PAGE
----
Earlier this week, the heads of aerospace giants Boeing and Airbus warned against upcoming plans to deploy new 5G wireless networks, arguing that the technology could endanger the reliability of vital aircraft safety systems.
Both Dave Calhoun, Chief Executive of Boeing, and Jeffrey Knittel, the CEO of Airbus Americas, have urged the Biden administration to delay the rollout of 5G.
In a statement, Boeing said the aerospace industry was “focused on fully evaluating and addressing the potential for 5G interference with radio altimeters,” according to NPR.
“We are collaborating with aviation authorities, government leaders, airlines, and industry groups to ensure the continued operational safety of aircraft throughout the aviation system worldwide,” it said.
As reported by Reuters, Calhoun and Knittel asked U.S Department of Transportation Secretary Pete Buttigieg to support the postponement of AT&T and Verizon’s deployment of C-Band spectrum 5G wireless, currently scheduled for January 5, 2021.
“5G interference could adversely affect the ability of aircraft to safely operate,” the letter said, adding it could have “an enormous negative impact on the aviation industry.”
The concerns raised by both the aerospace industry and the Federal Aviation Administration (FAA) relate to potential interference of 5G with flight technology such as radio altimeters.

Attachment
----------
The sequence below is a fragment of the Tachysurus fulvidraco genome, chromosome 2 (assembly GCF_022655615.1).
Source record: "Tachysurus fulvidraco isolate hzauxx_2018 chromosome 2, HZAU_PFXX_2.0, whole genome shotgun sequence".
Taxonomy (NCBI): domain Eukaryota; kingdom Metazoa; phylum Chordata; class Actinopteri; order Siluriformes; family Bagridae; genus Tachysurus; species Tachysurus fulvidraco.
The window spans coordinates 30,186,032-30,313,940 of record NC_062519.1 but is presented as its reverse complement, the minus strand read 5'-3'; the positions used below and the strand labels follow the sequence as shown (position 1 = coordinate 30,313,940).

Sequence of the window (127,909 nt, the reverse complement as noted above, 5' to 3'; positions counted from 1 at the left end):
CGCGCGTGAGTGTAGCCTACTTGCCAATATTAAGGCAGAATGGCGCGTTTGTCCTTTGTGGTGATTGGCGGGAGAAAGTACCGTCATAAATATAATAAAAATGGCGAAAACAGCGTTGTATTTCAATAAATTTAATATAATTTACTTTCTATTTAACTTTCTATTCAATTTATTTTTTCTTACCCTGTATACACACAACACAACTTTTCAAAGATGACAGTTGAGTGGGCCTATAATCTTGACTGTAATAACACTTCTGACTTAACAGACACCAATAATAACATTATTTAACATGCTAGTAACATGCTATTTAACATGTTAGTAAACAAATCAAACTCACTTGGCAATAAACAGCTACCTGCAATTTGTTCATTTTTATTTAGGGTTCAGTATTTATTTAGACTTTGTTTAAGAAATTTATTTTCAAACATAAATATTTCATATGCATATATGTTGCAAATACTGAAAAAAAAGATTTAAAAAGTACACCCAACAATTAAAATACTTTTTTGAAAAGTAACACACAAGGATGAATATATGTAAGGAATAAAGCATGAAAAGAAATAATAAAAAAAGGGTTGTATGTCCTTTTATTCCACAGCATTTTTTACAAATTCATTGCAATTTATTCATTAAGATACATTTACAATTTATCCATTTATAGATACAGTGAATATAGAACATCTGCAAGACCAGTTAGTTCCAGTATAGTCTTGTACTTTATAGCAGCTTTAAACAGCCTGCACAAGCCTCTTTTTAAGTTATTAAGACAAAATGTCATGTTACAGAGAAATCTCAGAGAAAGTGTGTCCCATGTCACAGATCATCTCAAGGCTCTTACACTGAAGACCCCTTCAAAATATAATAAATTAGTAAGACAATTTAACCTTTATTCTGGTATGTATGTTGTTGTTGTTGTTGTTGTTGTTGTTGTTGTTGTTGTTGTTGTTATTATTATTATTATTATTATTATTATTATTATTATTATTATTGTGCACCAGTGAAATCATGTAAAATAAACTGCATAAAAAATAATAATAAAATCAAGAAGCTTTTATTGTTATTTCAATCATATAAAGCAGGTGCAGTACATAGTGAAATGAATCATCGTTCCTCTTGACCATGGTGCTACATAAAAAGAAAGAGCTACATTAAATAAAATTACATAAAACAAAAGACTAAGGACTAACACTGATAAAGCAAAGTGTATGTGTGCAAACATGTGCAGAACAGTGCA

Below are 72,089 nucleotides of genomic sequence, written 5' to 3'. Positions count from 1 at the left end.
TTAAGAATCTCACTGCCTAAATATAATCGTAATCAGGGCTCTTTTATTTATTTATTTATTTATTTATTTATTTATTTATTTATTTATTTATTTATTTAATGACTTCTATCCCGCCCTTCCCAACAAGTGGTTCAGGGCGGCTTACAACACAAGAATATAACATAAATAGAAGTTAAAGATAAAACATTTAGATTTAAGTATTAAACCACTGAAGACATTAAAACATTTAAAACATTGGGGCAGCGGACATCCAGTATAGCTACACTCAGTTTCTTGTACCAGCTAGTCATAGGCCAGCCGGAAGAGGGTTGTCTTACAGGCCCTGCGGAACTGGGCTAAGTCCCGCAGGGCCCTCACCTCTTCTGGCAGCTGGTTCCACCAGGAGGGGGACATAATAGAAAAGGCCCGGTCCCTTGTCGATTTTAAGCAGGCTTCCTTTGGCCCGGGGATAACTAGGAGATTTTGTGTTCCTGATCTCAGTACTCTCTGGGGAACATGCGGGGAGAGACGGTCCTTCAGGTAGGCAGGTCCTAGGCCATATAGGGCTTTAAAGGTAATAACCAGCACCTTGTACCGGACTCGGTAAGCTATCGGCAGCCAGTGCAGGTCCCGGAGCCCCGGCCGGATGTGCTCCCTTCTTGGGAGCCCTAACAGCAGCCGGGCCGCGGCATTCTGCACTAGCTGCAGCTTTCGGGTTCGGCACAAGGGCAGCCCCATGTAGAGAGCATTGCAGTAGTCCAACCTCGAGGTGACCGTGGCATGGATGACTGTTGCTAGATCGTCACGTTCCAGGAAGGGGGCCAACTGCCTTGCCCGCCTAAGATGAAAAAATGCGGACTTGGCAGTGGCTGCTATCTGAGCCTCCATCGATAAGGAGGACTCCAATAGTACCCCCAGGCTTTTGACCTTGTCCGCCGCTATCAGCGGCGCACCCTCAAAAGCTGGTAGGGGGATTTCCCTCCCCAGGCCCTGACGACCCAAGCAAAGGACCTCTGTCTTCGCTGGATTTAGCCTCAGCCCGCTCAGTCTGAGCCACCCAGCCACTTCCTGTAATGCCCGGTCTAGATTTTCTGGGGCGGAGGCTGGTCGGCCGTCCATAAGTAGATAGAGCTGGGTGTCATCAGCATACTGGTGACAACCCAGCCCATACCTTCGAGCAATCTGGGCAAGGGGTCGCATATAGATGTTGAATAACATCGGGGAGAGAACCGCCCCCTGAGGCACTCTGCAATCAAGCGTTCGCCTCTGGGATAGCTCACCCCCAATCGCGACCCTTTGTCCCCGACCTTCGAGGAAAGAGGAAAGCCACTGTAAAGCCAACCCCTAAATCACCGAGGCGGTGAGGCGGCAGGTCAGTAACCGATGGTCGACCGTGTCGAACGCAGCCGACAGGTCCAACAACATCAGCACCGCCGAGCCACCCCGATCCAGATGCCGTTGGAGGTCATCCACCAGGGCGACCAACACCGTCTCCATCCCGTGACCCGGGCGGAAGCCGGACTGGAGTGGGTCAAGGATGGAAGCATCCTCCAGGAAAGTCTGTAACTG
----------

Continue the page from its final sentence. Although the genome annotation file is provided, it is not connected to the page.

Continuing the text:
“[R]adio altimeters cannot be relied upon to perform their intended function if they experience interference from wireless broadband operations,” the FAA said, adding it would require “limitations prohibiting certain operations requiring radio altimeter data when in the presence of 5G C-Band interference.”
Airlines have also expressed concern. In a Senate hearing, Southwest CEO Gary Kelly informed Congress that the industry’s top concern in the short-term “is the deployment of 5G.”
“In November, Verizon and AT&T wrote to the Federal Communications Commission confirming their intention to start deploying 5G in January 2022,” reported The Guardian. “But they said they would take extra precautionary measures beyond what is required by US law until July 2022 while the FAA completed its investigation.”
On December 7, the FAA announced that potential radio altimeter interference would require the prohibition of pilots from relying on such technology when they approach specific airports.
“If bad weather means pilots can’t see a runway near those cell sites after AT&T and Verizon light up C-Band frequencies Jan. 5, expect them to land elsewhere. Or not take off at all,” explained USA Today.
“You’ll be forced to divert the flight to an airport that is not 5G-covered,” said Robert Mann, president of the aviation-industry consulting firm R.W. Mann. & Co. “Or you’ll have to not dispatch the plane.”
“If there’s any kind of weather, if there’s high winds, if the visibility isn’t good because of smog, you can’t use that equipment,” United Airlines Chief Executive Scott Kirby said. “You can’t land at airports — at Chicago O’Hare, at Atlanta, at Detroit — just think about what that means. This cannot be the outcome.”
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